The last offer on September 5 was a salary of one third of the lecturer's basic monthly salary, travelling allowance of $7,000 per return trip, accommodation, travel insurance and a per diem allowance determined by the number of hours absent from Turkeyen of $4,500 for 24 hours absence.

On September 6, the Faculty of Social Sciences rejected that proposal and told the administration it would "take no further part in any of the administrative and teaching activities relating to the Berbice Campus".

The terms and conditions they want are duty free concessions for the purchase of cars, 50 per cent of their monthly basic salary, $8,000 travelling per return trip indexed to inflation and a per diem allowance of $5,000 for 24 hours absence from Turkeyen.

"One of these terms - the granting of duty free concessions for the purchase of cars is determined solely by the Ministry of Finance," Cox said.

At the Turkeyen Campus, lecturers are required to teach at least 12 hours per week.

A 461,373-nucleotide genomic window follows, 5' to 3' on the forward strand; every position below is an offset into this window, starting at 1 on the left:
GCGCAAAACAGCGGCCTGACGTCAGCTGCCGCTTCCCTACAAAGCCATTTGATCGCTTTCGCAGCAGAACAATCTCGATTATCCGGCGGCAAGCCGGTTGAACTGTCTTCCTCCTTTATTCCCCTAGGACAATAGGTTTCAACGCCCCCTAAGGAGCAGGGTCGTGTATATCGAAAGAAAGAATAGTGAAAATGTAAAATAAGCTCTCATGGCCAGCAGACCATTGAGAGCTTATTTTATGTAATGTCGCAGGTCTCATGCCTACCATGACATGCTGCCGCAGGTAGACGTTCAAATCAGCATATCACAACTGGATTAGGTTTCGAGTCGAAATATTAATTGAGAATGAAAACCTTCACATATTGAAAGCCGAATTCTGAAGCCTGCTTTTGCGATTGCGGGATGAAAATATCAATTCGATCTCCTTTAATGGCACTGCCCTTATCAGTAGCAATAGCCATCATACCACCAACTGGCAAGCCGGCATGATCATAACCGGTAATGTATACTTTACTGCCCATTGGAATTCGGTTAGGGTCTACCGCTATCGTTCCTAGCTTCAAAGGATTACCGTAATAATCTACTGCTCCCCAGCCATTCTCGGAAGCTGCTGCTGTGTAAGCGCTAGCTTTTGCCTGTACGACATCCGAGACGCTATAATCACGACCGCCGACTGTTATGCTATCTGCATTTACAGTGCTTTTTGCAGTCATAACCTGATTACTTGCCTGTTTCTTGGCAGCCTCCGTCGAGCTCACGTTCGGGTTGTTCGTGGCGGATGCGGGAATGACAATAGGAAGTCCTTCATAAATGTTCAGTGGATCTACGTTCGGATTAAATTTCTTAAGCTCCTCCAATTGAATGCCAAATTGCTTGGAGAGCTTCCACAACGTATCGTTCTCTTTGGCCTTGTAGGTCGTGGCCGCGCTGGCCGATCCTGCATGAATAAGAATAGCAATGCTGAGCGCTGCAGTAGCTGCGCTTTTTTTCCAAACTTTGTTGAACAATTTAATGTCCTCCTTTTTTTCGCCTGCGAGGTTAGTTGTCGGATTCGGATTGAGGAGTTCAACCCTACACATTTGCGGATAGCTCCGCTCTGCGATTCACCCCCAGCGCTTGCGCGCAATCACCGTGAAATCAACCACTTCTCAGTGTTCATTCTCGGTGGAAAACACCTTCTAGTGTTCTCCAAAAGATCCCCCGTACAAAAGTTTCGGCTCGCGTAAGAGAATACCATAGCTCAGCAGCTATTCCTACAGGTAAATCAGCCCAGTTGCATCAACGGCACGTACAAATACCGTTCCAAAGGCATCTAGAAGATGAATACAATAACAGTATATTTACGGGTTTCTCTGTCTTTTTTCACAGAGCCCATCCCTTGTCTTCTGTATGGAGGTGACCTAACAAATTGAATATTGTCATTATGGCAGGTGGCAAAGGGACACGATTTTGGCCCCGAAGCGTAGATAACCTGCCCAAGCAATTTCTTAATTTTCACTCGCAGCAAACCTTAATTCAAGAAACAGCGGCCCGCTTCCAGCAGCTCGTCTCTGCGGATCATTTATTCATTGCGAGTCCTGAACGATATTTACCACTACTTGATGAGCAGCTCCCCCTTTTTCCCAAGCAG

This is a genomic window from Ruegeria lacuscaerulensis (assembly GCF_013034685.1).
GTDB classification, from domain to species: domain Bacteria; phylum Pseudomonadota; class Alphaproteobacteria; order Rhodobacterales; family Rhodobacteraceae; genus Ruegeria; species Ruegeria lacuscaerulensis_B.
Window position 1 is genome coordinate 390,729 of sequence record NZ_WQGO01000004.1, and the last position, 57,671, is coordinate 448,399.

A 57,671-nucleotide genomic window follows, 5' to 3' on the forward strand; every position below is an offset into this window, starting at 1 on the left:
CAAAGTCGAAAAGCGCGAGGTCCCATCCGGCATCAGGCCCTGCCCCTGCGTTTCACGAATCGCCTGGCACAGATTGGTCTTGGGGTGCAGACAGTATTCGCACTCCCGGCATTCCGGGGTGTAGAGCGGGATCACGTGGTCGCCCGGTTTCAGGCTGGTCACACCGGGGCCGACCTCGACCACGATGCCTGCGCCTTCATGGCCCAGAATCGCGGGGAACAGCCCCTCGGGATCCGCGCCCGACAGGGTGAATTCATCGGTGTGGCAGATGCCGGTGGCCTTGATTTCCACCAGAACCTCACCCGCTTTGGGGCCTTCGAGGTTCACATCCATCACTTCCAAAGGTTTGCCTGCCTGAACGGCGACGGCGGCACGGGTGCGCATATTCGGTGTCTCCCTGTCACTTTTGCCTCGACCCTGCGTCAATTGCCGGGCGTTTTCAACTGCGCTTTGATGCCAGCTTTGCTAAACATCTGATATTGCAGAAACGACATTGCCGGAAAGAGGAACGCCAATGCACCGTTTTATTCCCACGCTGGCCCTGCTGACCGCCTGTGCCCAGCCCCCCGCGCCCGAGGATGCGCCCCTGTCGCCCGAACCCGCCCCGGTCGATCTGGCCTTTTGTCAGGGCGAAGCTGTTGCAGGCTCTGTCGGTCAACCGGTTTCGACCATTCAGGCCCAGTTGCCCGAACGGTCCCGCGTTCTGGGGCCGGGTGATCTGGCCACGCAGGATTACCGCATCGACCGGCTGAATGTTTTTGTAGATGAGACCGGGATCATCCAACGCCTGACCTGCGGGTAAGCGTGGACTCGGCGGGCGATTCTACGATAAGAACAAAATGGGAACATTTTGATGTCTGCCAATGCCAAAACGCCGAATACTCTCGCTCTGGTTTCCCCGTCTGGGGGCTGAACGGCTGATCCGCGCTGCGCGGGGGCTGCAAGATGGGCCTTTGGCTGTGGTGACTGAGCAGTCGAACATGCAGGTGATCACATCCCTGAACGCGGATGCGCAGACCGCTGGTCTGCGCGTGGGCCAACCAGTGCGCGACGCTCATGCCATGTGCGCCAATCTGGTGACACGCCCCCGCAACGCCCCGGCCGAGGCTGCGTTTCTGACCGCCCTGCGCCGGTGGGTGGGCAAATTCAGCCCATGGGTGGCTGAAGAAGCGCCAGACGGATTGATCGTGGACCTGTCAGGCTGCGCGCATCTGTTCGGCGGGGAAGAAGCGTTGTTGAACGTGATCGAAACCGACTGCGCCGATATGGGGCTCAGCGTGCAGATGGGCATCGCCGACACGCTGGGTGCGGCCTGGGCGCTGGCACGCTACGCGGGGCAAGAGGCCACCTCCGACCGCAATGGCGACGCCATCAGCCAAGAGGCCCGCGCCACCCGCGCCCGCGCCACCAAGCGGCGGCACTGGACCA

The lecturers in the impasse have stated that their position is "non-negotiable" and are holding out that they want duty-free concessions to purchase vehicles, a request that is squarely in the domain of the Ministry of Finance, Cox said.

"We do not have control over duty-free (concessions)...there is no scope for negotiating with the Social Science (lecturers) on that matter...we have already sent off correspondence to the Ministry of Finance. We will drive a very hard bargain," Rose said.

He admitted that the difficulties with lecturers in the Social Sciences Faculty are certainly not the "ideal condition" under which to open the Berbice Campus.

"One would have preferred that (we) didn't have the ruckus you have now...but this is not unusual among academics," he remarked.

"What will obtain in Berbice, whenever we open, will be extensions of Turkeyen departments and faculties. We will not have, for instance, a Head of Department on the Berbice Campus...

"It is one department, it's just that the campuses are spread out," Rose explained.

He likened the delays of work at Berbice to most other construction work where there are variations which add cost and time to buildings.

"...This is a problem we had in Berbice. We insisted on modification and, therefore, there was an overrun of the contract time...We were not particularly happy with the landscaping," Rose stated.

Necessary additions like electricity and telephones had not been properly installed at the Berbice Campus and the administration found it prudent to defer the handing over ceremony.

Rose anticipated that teaching at the Berbice Campus will start long in advance of the ceremonial opening. (